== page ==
Wire barrier worries

Gippsland East MLA Tim Bull says Roads Minister Luke Donnellan is not listening to local people about road safety issues surrounding wire rope barriers.
Gippsland East MLA Tim Bull says Roads Minister Luke Donnellan is not listening to local people about road safety issues surrounding wire rope barriers.

THE  installation of roadside and centre of the road wire rope barriers on the Princes Highway between Sale and Bairnsdale is going ahead despite local concerns and calls from the Independent Riders Group to halt their installation across the state.

Gippsland East MLA Tim Bull has asked Roads Minister Luke Donnellan to put the project on hold after emergency services personnel and road users raised concerns.

The Independent Riders Group is also urging the minister to halt their installation after the death of a motorcyclist on the Calder Highway.

Riders' group spokesman Damien Codognotto last week raised concerns about kangaroos "corralled" by wire rope barriers.

"Wire rope barriers may be keeping roos on our roads, but VicRoads aren't doing any research so it's hard to know," he said.

"There has to be a wire rope barrier moratorium until we know what killed the motorcyclist last weekend."

Mr Codognotto wrote to Mr Donnellan following the death of the motorcyclist on November 12, saying his group had long complained about the dangers that wire rope barriers posed to motorcycle and scooter riders.

"Last week the Bendigo motorcyclist died after he hit, or swerved to miss, a kangaroo," Mr Codognotto wrote.

"He fell and slid into a wire rope barrier.

"It is said that this rider would not have crashed but for the kangaroo, and would not have died but for the wire rope barrier."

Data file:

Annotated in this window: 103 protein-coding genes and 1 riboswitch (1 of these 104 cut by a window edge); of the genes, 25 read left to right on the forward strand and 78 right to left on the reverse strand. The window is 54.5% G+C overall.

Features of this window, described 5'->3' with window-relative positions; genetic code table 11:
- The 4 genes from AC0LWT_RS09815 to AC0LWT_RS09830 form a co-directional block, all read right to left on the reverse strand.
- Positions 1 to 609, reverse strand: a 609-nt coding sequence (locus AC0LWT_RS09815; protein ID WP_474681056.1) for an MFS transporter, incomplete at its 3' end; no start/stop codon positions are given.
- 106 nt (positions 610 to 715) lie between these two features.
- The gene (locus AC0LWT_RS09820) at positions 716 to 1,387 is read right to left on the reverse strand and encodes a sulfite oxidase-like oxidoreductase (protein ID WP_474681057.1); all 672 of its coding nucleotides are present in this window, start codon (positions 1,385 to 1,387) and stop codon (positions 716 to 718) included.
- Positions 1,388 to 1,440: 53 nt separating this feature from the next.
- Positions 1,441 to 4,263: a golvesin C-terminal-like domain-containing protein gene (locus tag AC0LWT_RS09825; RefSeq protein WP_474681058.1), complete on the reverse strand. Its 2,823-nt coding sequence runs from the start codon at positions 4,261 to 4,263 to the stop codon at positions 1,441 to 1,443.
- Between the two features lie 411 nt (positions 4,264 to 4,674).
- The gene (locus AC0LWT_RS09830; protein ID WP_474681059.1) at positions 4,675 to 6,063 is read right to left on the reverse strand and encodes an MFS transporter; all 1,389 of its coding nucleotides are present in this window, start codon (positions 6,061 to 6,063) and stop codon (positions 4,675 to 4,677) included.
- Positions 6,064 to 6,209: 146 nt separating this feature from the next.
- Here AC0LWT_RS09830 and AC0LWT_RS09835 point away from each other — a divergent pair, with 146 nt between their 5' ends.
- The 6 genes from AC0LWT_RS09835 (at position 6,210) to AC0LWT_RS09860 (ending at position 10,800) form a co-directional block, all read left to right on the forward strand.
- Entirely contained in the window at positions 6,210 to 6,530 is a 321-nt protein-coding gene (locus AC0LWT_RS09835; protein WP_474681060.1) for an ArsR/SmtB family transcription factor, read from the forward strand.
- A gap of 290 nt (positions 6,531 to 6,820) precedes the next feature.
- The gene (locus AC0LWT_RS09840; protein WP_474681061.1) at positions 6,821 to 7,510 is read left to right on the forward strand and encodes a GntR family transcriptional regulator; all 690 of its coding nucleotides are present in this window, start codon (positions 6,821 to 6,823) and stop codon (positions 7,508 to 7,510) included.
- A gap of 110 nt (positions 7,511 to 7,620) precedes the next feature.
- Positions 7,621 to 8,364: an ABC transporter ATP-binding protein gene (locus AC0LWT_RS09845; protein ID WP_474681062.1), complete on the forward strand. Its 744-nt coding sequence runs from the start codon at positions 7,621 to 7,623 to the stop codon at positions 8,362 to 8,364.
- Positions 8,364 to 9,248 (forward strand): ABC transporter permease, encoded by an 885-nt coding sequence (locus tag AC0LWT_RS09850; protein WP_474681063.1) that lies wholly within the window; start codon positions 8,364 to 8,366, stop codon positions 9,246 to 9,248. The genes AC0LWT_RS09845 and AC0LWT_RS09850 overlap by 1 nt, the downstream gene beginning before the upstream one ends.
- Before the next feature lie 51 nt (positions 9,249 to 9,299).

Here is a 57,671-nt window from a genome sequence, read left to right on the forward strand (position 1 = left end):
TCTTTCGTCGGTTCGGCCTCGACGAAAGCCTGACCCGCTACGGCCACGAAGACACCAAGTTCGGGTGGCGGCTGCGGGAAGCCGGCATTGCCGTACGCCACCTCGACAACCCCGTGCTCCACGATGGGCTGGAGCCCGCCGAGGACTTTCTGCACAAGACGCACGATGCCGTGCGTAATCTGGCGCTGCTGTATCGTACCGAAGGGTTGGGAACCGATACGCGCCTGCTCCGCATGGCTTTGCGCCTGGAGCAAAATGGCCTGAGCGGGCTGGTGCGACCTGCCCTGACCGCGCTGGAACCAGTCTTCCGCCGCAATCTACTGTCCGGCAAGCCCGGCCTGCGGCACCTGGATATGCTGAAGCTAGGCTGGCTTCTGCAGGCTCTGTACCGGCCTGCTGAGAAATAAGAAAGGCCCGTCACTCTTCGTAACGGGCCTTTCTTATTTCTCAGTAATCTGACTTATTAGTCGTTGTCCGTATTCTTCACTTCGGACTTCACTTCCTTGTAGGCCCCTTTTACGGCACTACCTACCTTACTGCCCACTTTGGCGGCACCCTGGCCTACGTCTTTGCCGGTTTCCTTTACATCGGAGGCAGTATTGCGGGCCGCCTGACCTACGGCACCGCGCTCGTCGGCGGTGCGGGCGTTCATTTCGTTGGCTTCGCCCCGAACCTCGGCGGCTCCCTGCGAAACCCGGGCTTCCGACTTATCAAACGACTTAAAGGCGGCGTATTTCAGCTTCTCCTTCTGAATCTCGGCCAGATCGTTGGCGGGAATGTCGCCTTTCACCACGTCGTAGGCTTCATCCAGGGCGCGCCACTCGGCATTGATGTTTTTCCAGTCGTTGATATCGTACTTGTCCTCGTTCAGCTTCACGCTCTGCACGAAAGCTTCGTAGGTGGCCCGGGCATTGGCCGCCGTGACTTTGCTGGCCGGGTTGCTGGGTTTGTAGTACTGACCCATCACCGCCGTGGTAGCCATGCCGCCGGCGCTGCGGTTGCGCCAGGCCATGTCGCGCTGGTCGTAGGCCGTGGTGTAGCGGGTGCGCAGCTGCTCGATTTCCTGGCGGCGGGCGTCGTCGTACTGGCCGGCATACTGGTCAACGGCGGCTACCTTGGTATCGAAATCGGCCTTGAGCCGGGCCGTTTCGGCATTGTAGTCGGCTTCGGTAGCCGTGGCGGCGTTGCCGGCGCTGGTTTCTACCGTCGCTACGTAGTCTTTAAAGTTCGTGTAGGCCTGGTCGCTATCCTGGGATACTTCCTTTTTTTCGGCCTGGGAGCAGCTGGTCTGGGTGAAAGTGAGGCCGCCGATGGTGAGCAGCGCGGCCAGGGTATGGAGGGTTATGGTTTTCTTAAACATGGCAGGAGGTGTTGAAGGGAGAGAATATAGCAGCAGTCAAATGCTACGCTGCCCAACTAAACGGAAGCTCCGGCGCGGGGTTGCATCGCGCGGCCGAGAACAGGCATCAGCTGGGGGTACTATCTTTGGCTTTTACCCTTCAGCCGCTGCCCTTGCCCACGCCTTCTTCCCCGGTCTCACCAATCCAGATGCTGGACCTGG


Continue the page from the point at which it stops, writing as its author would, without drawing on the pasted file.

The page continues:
Mr Codognotto called for a "full and open" coroner's inquest into the death of the rider, adding the European Union had ordered a review of the use of wire rope barriers, and some countries no longer installed them or had banned them.

He also alluded to an horrific quadruple fatality crash on the Northern Highway at Pyalong in 2015, in which a vehicle became airborne after striking a wire rope barrier.

Police told The Age newspaper at the time that "for one reason or another that vehicle has careened to the right-hand side and travelled off the road ... has struck a wire road barrier, or the commencement of a wire rope barrier, has then travelled airborne some distance and then has crashed into a tree after rolling,” he said.

“The roof of the vehicle has actually struck the tree.”

Mr Bull has echoed Mr Codognotto’s calls for caution, saying given the concerns and “lack of consultation”, Mr Donnellan should put the works on hold.

“In his response, the minister advised that extensive consultation has taken place, but that is clearly not the case,” Mr Bull said.

“The letter confirms the only consultation that took place prior to May this year, when the actual proposal was released, was done by social media in October, 2016, when general feedback was sought.